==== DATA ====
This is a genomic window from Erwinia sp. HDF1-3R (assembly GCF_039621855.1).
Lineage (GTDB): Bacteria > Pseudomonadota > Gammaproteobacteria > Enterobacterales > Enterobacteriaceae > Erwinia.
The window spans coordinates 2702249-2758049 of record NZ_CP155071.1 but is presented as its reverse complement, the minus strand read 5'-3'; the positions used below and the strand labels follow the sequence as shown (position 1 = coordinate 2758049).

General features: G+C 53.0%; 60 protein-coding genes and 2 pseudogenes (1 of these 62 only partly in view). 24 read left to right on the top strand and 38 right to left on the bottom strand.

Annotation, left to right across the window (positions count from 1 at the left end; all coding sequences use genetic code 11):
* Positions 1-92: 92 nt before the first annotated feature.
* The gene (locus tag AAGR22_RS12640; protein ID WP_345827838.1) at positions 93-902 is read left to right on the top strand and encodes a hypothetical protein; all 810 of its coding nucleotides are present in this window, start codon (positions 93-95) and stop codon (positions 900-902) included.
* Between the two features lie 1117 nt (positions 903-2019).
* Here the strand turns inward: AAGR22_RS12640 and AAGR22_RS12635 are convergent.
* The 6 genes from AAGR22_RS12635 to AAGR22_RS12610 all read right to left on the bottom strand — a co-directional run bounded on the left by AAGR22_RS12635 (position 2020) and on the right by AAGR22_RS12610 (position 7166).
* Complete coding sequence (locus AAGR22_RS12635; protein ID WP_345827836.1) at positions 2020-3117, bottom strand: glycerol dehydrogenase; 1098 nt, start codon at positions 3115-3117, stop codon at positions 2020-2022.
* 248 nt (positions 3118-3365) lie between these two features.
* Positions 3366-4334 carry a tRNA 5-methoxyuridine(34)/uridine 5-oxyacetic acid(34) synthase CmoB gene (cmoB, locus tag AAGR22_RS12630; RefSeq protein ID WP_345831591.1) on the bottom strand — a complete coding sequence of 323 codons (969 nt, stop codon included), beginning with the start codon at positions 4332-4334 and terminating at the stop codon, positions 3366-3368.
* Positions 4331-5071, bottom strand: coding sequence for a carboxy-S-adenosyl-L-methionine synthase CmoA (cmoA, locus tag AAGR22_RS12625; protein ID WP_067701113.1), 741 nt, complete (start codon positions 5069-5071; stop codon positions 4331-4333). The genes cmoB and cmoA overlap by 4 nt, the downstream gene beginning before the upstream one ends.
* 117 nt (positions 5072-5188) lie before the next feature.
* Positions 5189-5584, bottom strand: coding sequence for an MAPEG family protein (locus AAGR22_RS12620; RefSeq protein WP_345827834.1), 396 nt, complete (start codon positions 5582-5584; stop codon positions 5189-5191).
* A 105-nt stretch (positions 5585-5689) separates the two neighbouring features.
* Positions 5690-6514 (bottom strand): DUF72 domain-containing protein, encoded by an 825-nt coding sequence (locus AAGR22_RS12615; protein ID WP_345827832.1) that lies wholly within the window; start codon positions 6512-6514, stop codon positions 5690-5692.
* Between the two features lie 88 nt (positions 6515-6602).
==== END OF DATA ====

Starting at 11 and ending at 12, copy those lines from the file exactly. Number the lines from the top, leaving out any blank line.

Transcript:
* Complete coding sequence (locus AAGR22_RS12635; protein ID WP_345827836.1) at positions 2020-3117, bottom strand: glycerol dehydrogenase; 1098 nt, start codon at positions 3115-3117, stop codon at positions 2020-2022.
* 248 nt (positions 3118-3365) lie between these two features.